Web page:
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What do we show our children?

In Uncategorized on January 28, 2013 at 4:41 pm

I’ve just had a good chat with a friend. She had a top-notch job in finance before having her children. Since moving out of London, she’s dedicated her life to bringing up her children. She’s made that decision with her husband and it’s what she thought was best for her family.

Now she feels she ought to get a job, to show her daughter and son a good example. She doesn’t want them to think that a woman’s job is at home while a man goes out to work. In reality, as she points out, she does have a job – childcare – she’s just not paid for it as it is her own children. If she took in some children as a childminder, then she would have a job.

I have similar issues. I tell my children about the great job I had in the past but she has no evidence of it. I battle hard not to point out that the mothers who do work full-time are not there when their children come home from school. I don’t want to be judgemental but I know, for me, that wasn’t the answer.

My mother worked in the City before giving up work for a while to have children. She subsequently worked in a much lower-skilled job, which was probably a waste of her talents. Yet, I work from home, get little status from the work I do and definitely few public pats on the back. I feel embarassed about the work I do now, rather than proud, though the reasons I do take less enjoyable work is for my children.

The sacrifice is there but I can’t burden my children with that knowledge. Meanwhile, what do I tell them about what Mummy does for a job?

Is a woman’s place really at home?

In Uncategorized on March 19, 2012 at 1:31 pm

Read this fascinating account in The Guardian of one woman who decided her place was not in her home with her children but up the road. Rahna Reiko Rizzuto  realised that the life of a full-time parent wasn’t for her – and as a result she was subjected to abuse and media vitriol.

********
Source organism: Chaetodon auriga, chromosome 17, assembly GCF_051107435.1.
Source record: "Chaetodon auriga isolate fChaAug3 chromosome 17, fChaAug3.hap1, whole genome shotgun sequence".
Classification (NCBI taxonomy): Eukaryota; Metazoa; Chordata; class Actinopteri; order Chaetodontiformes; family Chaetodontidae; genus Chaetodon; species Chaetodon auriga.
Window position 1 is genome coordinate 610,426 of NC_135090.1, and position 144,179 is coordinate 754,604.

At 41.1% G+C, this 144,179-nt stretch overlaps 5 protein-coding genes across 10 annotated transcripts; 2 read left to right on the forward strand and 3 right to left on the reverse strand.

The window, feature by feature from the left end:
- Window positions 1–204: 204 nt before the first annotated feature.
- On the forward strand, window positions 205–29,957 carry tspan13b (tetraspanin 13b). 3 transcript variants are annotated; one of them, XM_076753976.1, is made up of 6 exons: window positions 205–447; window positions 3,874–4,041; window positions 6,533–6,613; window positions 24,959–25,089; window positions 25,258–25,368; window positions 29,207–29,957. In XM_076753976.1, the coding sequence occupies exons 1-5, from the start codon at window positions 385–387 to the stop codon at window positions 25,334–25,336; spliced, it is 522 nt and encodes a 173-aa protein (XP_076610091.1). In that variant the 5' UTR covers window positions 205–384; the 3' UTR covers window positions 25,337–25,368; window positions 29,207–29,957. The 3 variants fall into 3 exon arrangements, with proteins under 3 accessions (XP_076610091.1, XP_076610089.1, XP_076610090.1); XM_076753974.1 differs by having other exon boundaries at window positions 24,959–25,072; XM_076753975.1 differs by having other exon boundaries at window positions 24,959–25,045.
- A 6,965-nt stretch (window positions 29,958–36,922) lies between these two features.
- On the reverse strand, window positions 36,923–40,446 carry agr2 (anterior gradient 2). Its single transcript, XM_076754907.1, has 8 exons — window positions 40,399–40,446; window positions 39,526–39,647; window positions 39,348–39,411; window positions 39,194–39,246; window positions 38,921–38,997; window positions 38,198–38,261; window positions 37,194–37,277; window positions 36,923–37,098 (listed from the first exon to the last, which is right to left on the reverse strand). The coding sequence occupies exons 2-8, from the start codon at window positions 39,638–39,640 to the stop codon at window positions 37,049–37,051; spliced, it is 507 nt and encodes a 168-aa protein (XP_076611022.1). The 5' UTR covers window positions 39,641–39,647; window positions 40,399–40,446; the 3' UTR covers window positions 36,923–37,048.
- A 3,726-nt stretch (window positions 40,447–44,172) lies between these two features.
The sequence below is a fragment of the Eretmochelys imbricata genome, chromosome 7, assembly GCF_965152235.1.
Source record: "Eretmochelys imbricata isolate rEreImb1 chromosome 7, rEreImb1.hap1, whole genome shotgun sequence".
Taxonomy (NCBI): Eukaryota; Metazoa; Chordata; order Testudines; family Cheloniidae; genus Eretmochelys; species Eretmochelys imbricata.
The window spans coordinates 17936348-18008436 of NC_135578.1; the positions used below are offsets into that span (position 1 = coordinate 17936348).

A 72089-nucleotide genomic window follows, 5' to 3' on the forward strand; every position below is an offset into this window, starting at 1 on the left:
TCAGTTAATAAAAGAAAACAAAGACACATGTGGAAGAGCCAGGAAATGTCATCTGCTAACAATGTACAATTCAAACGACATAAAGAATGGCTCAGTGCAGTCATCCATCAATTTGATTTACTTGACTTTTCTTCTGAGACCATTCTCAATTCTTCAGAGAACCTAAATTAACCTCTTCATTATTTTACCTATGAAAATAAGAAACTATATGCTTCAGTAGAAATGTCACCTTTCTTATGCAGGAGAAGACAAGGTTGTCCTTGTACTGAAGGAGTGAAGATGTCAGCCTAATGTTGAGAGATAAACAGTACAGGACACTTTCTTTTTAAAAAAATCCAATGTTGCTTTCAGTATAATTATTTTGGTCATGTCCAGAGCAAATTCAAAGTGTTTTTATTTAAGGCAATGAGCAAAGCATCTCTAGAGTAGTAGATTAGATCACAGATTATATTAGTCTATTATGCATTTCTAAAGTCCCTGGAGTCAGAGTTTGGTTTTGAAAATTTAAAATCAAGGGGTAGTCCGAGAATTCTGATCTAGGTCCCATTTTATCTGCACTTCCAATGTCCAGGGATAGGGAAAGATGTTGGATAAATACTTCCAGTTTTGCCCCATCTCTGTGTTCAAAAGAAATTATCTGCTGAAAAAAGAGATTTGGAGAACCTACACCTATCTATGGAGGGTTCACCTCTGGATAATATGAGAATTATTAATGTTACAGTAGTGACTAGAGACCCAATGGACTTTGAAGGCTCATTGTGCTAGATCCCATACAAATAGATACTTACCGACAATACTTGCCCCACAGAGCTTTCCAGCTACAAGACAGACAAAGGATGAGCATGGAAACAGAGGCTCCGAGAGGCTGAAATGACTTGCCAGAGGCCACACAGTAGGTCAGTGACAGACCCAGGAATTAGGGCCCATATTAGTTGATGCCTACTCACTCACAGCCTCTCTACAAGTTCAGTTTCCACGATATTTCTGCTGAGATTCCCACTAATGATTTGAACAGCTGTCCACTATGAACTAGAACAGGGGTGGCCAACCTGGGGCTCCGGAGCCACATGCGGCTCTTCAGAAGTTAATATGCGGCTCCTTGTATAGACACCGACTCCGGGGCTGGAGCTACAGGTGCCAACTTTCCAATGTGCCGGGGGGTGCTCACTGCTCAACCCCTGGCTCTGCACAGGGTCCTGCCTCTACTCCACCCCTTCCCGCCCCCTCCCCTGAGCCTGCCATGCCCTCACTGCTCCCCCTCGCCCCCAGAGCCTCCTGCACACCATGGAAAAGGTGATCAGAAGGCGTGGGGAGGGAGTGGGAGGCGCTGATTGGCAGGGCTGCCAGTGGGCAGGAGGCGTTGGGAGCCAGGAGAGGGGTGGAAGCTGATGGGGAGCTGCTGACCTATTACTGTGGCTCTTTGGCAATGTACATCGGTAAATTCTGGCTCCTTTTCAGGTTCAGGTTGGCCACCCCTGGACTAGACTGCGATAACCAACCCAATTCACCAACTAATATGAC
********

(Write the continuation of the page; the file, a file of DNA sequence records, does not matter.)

She says her decision to be a part-time mother has turned out for the best for not just her – but her children and former husband.  She has the same amount of time with her children as many divorced fathers but has been viciously criticised as a bad mother for her choice.

Not many women would choose this path but I do admire her honesty and bravery in talking about it. It seems to me that as father’s become more involved with parenting, these kinds of choices may stop being so controversial and ultimately become just another way to run a family.

I’d be really interested to hear what anyone else thinks about Rahna’s choice?

Fantastic London agency tackling issue of getting mother’s back to work

In Uncategorized on March 19, 2012 at 1:19 pm

I love the idea of this wonderful recruitment agency Women Like Us which aims to help women back into part-time work after leaving the workplace to have a family. The co-founders Karen Mattison and Emma  Stewart set up the agency in 2005 after discovering a need from employers for flexible, part-time staff with skills.

Since setting up the agency which covers London, they have both been awarded the MBE.

The Guardian wrote about them in 2010 and the article is an excellent read.

Now we need more agencies like this around the country to help other women looking for fulfilling but flexible work.

Women’s Hour discuss SAHM or working?